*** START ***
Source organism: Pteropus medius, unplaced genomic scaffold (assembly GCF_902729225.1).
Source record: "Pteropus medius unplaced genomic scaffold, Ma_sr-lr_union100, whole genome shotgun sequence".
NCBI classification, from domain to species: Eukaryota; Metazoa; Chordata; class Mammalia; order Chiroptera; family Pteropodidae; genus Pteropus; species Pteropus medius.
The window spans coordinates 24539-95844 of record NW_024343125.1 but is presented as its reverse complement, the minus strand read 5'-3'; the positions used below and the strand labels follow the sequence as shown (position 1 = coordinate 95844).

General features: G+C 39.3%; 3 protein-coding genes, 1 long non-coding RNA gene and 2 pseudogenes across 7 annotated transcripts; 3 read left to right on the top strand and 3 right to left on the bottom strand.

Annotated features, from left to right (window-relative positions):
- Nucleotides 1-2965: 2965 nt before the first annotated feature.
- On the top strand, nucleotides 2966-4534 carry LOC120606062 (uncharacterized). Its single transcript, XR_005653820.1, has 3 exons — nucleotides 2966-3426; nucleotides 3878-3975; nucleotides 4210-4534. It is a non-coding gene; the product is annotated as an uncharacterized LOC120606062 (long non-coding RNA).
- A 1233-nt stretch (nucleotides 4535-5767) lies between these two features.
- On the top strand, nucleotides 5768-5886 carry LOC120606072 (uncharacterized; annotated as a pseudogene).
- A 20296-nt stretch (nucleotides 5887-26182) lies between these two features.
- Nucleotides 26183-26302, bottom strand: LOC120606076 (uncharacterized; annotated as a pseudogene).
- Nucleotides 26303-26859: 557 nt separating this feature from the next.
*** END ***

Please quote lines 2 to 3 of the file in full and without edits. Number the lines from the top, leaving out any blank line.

Source record: "Pteropus medius unplaced genomic scaffold, Ma_sr-lr_union100, whole genome shotgun sequence".
NCBI classification, from domain to species: Eukaryota; Metazoa; Chordata; class Mammalia; order Chiroptera; family Pteropodidae; genus Pteropus; species Pteropus medius.